Date of Completion


Embargo Period



AFM, Phase Change Materials, NCM, UFM, Amorphous, Crystalline

Major Advisor

Bryan D. Huey

Associate Advisor

Ramamurthy Ramprasad

Associate Advisor

George A. Rossetti, Jr.

Field of Study

Materials Science and Engineering


Doctor of Philosophy

Open Access

Open Access


Atomic Force Microscopy (AFM) has become an indispensable tool for imaging the properties of surfaces at the nanoscale. With traditional AFM variations, quantitative mapping of surface properties is possible, but typically at the expense of spatial and/or temporal resolution. Accordingly, several new multiparametric AFM techniques have been developed to overcome these drawbacks in order to detect, understand, and ultimately enhance materials properties.

The first approach has been developed for Nanoscale Conductance Mapping (NCM), to efficiently investigate the nanoscale electronic properties of heterogeneous surfaces. The technique employs a sequence of conductive atomic force microscopy images, all acquired in a single area, but each with incrementally higher applied voltages. This generates a matrix of current versus voltage (I-V) spectra, providing nanoscale maps of conductance and current nonlinearities with negligible spatial drift. For crystalline and amorphous phases of a GeSe chalcogenide phase change film, conductance and characteristic amorphous phase “turn-on” voltages are mapped akin to traditional point-by-point I-V measurements, but acquired hundreds of times faster and with better spatial resolution. The methodology of the NCM technique has also been applied to spatially map the performance parameters for electro-mechanical (PMN-PT ferroelectrics) and nanotribology (SiO2/Au) measurements.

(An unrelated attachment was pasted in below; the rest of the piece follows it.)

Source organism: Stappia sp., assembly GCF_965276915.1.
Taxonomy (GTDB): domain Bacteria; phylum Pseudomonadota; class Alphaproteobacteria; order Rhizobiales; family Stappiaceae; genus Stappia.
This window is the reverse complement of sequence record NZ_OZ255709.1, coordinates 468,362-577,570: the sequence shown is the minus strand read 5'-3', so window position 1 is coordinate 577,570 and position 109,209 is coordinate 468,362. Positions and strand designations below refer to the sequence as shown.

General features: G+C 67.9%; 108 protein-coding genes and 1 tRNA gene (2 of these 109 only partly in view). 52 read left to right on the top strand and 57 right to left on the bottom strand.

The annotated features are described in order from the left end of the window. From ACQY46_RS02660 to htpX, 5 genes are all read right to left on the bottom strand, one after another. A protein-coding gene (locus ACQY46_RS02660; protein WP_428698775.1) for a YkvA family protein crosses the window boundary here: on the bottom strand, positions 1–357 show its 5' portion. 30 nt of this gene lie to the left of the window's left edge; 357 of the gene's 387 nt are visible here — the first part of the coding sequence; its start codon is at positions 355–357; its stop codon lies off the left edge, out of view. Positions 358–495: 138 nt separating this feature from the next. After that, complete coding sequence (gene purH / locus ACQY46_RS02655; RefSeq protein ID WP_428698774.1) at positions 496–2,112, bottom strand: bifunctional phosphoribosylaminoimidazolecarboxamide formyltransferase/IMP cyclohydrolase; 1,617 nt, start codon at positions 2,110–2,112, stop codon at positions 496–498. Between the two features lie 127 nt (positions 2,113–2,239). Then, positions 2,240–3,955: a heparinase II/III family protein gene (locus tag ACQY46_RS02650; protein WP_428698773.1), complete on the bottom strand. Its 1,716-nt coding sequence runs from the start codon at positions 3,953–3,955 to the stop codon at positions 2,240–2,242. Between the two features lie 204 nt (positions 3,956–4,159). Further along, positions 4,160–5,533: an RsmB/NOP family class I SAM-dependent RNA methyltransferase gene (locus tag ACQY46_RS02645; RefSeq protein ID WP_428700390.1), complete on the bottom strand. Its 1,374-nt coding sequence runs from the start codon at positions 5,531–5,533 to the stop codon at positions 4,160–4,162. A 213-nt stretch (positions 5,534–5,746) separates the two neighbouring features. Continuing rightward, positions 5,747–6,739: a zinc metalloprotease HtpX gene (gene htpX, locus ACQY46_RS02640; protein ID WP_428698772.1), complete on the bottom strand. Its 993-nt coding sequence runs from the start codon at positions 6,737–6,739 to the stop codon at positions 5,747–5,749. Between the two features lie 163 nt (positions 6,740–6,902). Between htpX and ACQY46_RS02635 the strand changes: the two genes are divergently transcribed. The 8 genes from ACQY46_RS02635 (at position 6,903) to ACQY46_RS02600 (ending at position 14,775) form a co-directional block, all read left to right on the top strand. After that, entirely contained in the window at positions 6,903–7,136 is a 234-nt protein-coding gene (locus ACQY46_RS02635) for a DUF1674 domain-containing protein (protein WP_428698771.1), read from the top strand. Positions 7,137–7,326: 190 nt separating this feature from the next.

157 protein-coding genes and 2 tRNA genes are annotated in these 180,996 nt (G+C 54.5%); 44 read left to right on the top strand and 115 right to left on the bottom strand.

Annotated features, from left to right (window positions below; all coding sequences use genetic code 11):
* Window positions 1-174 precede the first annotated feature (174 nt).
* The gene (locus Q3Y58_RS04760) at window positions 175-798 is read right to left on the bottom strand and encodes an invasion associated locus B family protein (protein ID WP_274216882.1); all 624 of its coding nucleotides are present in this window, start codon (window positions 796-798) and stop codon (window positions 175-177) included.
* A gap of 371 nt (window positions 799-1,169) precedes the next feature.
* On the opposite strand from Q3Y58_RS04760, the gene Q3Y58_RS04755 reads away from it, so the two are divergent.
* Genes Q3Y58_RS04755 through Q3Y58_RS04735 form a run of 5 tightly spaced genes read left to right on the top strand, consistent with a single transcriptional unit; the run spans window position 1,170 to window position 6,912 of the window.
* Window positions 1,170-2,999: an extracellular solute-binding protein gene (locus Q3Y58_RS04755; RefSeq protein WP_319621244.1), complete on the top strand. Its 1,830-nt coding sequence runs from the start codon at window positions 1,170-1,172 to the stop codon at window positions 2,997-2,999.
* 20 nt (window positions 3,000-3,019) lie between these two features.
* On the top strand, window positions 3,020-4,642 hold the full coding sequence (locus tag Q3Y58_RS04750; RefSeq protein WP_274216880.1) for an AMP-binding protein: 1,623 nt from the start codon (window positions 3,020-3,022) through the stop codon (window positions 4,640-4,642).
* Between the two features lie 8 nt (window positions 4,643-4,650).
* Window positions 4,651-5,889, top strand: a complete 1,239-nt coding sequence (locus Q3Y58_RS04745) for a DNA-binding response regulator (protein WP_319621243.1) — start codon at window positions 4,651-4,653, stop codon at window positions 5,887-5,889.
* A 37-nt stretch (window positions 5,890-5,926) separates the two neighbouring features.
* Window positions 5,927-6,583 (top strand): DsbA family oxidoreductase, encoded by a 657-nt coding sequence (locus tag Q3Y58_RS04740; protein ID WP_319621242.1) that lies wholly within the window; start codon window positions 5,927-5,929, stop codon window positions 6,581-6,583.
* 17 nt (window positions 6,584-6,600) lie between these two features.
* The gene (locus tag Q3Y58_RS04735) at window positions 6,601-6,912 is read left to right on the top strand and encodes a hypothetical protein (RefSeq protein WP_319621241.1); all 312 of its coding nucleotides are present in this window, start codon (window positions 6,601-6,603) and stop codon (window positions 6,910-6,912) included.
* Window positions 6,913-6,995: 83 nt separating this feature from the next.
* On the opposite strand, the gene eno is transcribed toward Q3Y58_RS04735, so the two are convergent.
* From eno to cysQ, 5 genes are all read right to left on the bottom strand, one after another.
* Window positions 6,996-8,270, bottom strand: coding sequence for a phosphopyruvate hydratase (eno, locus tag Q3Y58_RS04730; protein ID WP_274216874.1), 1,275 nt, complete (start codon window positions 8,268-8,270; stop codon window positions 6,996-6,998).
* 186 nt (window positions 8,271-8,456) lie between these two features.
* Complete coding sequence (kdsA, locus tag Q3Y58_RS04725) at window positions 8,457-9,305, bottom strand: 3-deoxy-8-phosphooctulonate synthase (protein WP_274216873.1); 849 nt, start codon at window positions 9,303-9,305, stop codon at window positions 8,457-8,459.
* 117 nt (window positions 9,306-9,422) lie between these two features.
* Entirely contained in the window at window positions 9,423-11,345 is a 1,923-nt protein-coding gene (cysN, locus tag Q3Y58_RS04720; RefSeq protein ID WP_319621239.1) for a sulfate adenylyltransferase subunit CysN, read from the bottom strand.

The second approach has been developed for Ultrasonic Force Microscopy (UFM), which employs high frequency vibrations to map the nanomechanical properties of stiff materials and subsurface features. Unfortunately, UFM critically depends on the usually poorly characterized high frequency behavior of AFM cantilevers. Leveraging automated multidimensional measurements, spectroscopic UFM (sUFM) is introduced to investigate a range of common experimental parameters. The data-rich sUFM signatures allow efficient optimization of ultrasonic-AFM based measurements, leading to best practices recommendations. Diverse materials such as Si, Cr, photoresist, and phase change memory films are specifically investigated.

In summary, multiparametric AFM techniques provide a means to efficiently investigate the nanoscale properties of heterogeneous surfaces with nanoscale resolution, with direct applicability to improving the performance of data storage systems, MEMS/NEMS, energy harvesting, and other semiconducting devices.